Natural gas is bubbling up from an underwater pipeline in Alaska’s Cook Inlet.

State regulators say the danger to public safety is minimal but the Coast Guard warned mariners to keep their distance and federal wildlife authorities expressed concern about possible harm to endangered beluga whales.

The leak four miles offshore is from an 8-inch line carrying processed natural gas from shore to power four drilling platforms.

The line belongs to Hilcorp Alaska, LLC.

“Hilcorp continues to work in cooperation with multiple State and Federal agencies to ensure a safe and effective response to the natural gas leak on a Cook Inlet fuel gas line,” the company wrote in a release sent Thursday.

A Hilcorp helicopter Feb. 7 spotted bubbles at the surface and reported the leak. Cook Inletkeeper, a watchdog group who says its mission is to protect the Cook Inlet watershed, posted a video (below) to YouTube shortly after the leak was discovered.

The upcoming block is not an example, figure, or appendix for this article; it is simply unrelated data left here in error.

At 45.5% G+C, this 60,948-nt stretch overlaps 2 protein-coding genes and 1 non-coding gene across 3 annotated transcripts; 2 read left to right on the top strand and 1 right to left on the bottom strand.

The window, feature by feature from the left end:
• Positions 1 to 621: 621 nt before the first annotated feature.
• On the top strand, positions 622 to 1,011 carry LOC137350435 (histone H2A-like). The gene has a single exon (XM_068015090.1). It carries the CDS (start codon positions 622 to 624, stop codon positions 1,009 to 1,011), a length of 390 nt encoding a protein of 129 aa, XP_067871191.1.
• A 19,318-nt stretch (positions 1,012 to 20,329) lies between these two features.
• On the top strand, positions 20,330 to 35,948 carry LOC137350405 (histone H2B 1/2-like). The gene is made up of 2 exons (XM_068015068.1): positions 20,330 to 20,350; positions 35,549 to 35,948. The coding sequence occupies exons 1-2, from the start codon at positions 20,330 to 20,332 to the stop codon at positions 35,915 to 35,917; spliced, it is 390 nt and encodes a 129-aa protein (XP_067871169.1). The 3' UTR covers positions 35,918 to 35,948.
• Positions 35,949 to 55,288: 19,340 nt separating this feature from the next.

The company estimates the leak is emitting 210,000 to 310,000 cubic feet of gas per day. Crews have shut down “non-essential” equipment, according to Hilcorp, but the gas line must continue to keep positive pressure.

“If a minimum pressure is not maintained in the pipeline it could fill with water which would allow for the escape of residual crude oil, as this line was previously used as a crude oil pipeline,” the release states.

Floating ice is preventing divers from reaching the pipeline.

On Wednesday, Cook Inletkeeper’s executive director, Bob Shavelson, sent a certified letter to Jeff Hildebrand, Hilcorp chairman and CEO, stating their intent to sue over the leak. Hilcorp, according to Shavelson, is in violation of the Federal Water Pollution Control Act, also known as the Clean Water Act.